By Darren Davis (launch.com):
Queen is finally getting the respect it deserves, as the band is heading into the Rock And Roll Hall Of Fame with a cast that includes Aerosmith, Steely Dan, Paul Simon, and Michael Jackson. No doubt that at the inauguration ceremony, bassist John Deacon, drummer Roger Taylor, and guitarist Brian May will sorely miss lead singer Freddie Mercury, who passed away in 1991.
Queen released its self-titled debut album back in 1973, and has released more than 17 albums since, including some classic live discs.
LAUNCH recently spoke to Brian May, who shared his thoughts on the
Rock Hall induction, Freddie Mercury, a possible tour or project with English
pop idol Robbie Williams, the Queen's loyalty to its fans, and the fans'
loyalty to the Queen.
DD: How did the word come down that you were nominated?
BRIAN: My manager called and said, "Oh, by the way, you've been inducted into the Hall Of Fame." I mean, I have to confess, I'm a little dimly aware of it over here (in England). It doesn't get very much coverage over here, and people aren't very aware of what it is. It's probably not as big a deal as it is over there (in America). We weren't as disappointed as people seem to think we were. I'm just very, very happy to hear. When I looked at the list of the other guys who are being inducted, I felt very good. Seeing Michael Jackson there, seeing Aerosmith there, my old buddies, I'm very, very happy to be included to be in the same bag as them.
DD: Have you ever visited the Rock Hall in Cleveland?
BRIAN: I haven't been there. We donated some stuff at one point, but I haven't really been able to get over there, really. I'd like to do that.
LAUNCH: What do you think it is about Queen that made the folks in the Rock Hall committee nominate the band? They tend to shy away from bands like yourselves that, at the time, didn't enjoy critical acclaim.
BRIAN: It's an interesting question. I don't know. I mean, the things that we cared about, Roger and John and Freddie and myself, all along were really what we regarded as reality - were the folks out there, the ones who would come and see you and buy your records. I don't think we were ever the friends of the critics or any of those other people, and I don't think they liked us and I don't think we liked them. I think the committee that voted on this, I guess, has an element of critics, journalists, or whatever. It's a new generation, and I probably don't know them that well. So if you're asking me what they see in us, I would think that from this distance what they probably see is genuine effort, and some genuine inspiration. Whatever else you might say about Queen, we were just totally dedicated to our audience for that 20 years, I guess. We still are, in a slightly different way. But basically, we toured and made albums and just lived that totally for those years. I have to say, though, that it was great.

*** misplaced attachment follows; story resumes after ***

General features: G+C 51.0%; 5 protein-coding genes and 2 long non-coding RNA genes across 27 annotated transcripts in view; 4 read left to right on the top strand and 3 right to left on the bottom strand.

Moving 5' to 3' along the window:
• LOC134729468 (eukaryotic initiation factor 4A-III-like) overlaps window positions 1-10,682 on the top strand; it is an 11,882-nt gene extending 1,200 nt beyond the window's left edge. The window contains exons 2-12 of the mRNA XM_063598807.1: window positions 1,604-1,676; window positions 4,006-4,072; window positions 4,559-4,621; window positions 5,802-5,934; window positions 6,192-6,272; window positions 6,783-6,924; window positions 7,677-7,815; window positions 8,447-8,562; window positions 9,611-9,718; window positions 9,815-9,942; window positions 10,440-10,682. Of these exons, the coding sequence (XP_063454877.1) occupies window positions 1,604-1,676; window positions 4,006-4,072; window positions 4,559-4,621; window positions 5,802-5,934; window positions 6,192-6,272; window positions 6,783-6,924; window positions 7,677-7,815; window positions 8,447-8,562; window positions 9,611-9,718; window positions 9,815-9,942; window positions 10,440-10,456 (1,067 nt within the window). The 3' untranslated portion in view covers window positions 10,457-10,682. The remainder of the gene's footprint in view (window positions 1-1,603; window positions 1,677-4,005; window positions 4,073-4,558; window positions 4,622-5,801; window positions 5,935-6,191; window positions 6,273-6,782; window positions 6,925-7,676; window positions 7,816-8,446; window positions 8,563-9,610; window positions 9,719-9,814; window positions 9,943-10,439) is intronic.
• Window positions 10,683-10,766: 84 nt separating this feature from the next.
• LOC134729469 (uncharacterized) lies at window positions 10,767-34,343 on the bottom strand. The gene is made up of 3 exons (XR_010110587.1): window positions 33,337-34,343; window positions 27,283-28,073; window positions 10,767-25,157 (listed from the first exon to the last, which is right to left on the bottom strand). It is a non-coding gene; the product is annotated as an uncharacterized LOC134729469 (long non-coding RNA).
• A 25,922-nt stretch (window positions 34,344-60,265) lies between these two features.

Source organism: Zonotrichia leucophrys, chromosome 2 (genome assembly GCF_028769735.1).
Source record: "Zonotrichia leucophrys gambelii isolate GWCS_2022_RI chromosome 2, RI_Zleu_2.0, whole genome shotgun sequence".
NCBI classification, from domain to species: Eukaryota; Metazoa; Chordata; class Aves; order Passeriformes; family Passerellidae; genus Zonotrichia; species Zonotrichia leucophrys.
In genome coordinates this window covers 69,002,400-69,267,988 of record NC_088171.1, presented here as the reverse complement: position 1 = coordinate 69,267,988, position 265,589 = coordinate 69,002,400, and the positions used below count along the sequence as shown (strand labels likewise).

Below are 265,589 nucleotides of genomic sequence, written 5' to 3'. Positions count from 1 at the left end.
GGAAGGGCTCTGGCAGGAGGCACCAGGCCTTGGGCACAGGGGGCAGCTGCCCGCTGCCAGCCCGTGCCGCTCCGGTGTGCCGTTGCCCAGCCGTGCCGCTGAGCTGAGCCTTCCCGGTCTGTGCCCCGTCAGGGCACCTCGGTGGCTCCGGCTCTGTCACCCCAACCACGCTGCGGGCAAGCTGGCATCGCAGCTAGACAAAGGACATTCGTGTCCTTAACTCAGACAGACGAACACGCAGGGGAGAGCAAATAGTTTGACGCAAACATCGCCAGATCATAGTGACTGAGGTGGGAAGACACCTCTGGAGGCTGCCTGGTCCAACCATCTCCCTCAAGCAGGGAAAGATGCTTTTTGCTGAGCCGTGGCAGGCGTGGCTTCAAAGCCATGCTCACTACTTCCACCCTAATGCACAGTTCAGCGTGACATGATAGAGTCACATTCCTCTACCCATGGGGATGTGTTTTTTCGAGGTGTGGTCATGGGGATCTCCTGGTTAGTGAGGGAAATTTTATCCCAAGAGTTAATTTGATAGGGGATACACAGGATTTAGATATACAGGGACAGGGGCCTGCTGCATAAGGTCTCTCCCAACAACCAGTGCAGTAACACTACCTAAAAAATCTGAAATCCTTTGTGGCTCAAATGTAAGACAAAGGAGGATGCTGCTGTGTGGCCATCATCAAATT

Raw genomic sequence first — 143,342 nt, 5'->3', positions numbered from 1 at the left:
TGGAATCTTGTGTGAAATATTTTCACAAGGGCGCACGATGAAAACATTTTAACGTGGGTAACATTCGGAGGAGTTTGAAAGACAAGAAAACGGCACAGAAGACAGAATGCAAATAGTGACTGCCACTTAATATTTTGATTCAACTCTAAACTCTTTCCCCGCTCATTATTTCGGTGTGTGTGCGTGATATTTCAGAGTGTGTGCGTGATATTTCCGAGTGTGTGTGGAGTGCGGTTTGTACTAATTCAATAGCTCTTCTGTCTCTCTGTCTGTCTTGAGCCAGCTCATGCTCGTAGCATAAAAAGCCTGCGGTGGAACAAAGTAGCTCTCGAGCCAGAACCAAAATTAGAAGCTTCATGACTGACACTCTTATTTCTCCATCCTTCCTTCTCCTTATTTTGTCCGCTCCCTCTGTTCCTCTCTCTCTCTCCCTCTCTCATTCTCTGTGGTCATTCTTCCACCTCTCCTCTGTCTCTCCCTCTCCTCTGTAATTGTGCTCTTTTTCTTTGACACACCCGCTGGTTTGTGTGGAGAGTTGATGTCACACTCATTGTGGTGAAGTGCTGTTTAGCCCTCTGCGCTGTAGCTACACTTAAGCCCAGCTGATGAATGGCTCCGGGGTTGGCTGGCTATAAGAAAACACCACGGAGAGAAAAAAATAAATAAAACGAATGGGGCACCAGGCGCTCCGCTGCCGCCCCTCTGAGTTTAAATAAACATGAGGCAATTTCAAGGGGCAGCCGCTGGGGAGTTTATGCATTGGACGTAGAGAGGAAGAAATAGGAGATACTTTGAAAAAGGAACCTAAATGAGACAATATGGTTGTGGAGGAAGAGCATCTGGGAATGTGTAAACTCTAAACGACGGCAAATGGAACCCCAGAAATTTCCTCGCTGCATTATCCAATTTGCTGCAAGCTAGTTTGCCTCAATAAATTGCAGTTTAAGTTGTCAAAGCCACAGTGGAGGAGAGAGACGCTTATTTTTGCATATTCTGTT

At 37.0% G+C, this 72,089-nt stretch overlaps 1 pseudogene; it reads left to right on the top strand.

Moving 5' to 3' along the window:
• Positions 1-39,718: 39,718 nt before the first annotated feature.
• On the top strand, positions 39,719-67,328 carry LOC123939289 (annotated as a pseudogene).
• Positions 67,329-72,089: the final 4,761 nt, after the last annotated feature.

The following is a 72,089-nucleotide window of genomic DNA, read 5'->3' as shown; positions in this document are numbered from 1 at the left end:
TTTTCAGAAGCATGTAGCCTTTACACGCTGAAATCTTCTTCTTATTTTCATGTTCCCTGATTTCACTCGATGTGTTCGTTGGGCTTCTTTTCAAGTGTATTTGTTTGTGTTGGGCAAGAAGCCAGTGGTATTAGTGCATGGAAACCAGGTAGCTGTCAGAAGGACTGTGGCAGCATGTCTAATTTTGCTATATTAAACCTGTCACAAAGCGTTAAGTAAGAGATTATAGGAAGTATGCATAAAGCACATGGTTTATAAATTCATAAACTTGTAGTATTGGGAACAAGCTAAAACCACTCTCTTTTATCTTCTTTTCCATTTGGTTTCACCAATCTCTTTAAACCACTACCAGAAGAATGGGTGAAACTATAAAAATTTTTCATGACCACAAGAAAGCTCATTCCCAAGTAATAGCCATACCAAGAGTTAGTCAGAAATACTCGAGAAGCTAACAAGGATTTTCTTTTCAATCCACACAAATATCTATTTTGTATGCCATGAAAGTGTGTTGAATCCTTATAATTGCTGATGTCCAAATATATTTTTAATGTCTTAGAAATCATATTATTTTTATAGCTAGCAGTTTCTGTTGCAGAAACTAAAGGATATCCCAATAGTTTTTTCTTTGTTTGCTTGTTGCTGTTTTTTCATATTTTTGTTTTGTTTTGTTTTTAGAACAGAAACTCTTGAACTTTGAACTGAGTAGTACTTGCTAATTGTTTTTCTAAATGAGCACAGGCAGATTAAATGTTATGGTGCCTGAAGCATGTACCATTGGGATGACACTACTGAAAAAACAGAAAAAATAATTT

DD: It's customary at the Rock And Roll Hall Of Fame induction ceremony to get up there and play. Do you have anybody in mind that may do Freddie Mercury's vocals some justice?
BRIAN: I guess there are various thoughts. It would be nice to get out there and team up with Aerosmith. That's one thought that I had, which has never happened. We have been talking about various other things. There are lots of rumors around, but I'm not going to confirm any of those rumours (laughs). They don't care. They'll print anything in England. I don't know what it's like over there. The English press would rather print lies than truths, really.
LAUNCH: The big rumour is that the remaining members of Queen will be hooking up with Robbie Williams. Is there any truth to that?
BRIAN: I'll be honest with you. We've been talking to Robbie, and we've been playing around with Robbie and we like him, and we've pushed various ideas around. Nothing has been decided yet. I think he's a great entertainer and one of the few, I suppose, entertainers with a capital "E" that I've seen emerge out of England in recent years. They're hard to find - someone who can actually sing. Even singing is a rarity these days. People tend to mime. The guy can sing and the guy can entertain an audience. He's got a lot of courage. He's got a lot of disregard for what people might think, which I like. He's got that in common with Freddie: Courage. Courage of your convictions. But as I say, we don't have plans to do anything at this moment.
DD: I know you can't really speak for Freddie, but how do you think he would react to the concept of Queen being in a Rock And Roll Hall Of Fame?